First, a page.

What T.I.'s Life In Prison Was Really Like

Rapper T.I. is a Grammy-winning artist and one of the most successful hip-hop entertainers to come out of Atlanta. Yet, with his success came a lot of legal troubles, but some of it started before and after fame. Over the years, the rapper has been arrested many times on a variety of offenses.

Born on September 25, 1980, as Clifford Harris Jr., T.I. discovered his love for rapping when he was just 9 years old. When he reached the age of 19, his rap dreams came true when he was signed to Arista Records, says Hip Hop Scriptures. The same year he released his first project was also the same year he was arrested on a drug possession charge (via Reuters). It would only go downward from there. 

As his popularity increased, so did his run-ins with police, and oftentimes these instances coincided. In 2004, he got nabbed for defying parole (via UPI). Eventually, his constant encounters with authorities landed him behind bars. After getting hit with another gun charge in 2007, he spent a year and a day in prison.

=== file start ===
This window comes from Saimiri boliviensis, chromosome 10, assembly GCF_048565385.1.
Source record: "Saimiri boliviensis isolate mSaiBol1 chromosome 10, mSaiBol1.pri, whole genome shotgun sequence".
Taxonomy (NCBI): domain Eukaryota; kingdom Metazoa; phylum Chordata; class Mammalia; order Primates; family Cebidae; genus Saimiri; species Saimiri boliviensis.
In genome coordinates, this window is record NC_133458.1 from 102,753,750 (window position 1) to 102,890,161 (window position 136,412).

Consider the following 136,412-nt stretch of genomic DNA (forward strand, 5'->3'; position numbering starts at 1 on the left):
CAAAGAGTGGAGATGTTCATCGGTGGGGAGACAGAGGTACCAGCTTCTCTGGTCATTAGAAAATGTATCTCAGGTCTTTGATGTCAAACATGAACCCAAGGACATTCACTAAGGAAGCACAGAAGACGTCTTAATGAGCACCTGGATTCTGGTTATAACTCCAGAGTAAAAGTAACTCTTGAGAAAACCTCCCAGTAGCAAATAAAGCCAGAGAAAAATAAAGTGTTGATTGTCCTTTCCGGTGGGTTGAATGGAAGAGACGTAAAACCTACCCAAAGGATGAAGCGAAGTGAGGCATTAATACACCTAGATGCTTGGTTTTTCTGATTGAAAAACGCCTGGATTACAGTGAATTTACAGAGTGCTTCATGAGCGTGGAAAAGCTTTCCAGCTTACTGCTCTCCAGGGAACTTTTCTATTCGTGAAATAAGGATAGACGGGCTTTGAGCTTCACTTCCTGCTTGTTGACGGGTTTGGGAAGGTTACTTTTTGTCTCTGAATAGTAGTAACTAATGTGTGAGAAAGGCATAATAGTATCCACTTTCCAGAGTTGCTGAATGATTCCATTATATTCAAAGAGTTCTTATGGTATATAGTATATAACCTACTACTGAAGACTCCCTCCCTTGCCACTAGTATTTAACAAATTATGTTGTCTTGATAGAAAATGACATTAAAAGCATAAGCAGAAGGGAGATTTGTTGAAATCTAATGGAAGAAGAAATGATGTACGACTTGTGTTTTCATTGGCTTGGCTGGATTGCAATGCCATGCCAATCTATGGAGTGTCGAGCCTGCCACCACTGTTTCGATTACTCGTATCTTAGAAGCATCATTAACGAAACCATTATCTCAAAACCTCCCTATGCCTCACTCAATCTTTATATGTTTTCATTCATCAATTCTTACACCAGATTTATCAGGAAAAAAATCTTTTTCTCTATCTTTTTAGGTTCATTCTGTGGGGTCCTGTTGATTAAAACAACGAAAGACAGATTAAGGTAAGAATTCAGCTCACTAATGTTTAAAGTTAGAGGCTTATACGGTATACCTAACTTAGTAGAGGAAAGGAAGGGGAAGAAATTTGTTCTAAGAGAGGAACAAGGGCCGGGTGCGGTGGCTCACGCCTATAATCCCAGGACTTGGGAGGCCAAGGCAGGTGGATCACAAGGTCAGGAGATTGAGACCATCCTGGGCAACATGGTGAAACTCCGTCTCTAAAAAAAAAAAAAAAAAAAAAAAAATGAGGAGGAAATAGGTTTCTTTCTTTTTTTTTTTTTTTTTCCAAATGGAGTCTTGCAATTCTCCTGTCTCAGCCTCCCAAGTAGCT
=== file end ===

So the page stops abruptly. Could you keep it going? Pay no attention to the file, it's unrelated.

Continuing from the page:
T.I. doing the time

After getting caught with drugs in September 2010, a court found T.I. in violation of his probation agreement. The following month, he was sentenced to 11 months in federal prison, per ABC News.

The rapper would say in a 2012 interview that doing time for his crimes was no fun. "I don't think I have to sell the fact that prison sucks. When you have your liberties and the loves of your life taken away from you, it puts a lot of things in perspective," said T.I. (via HipHopDX).

T.I. is a married father with seven children, one of which is his stepdaughter from his wife and singer Tameka "Tiny" Cottle-Harris. While he was feeling discouraged behind bars, his wife was having another experience at home. In a sit-down interview the couple did in 2019, his wife revealed that she felt more self-sufficient and assertive while he wasn't around, per Page Six.

In another interview (posted on YouTube), T.I. says that despite what people might think inmates talk about in prison, for the most part, they are actually talking all day about simple things like having access to a fridge or being able to attend a relative's special event.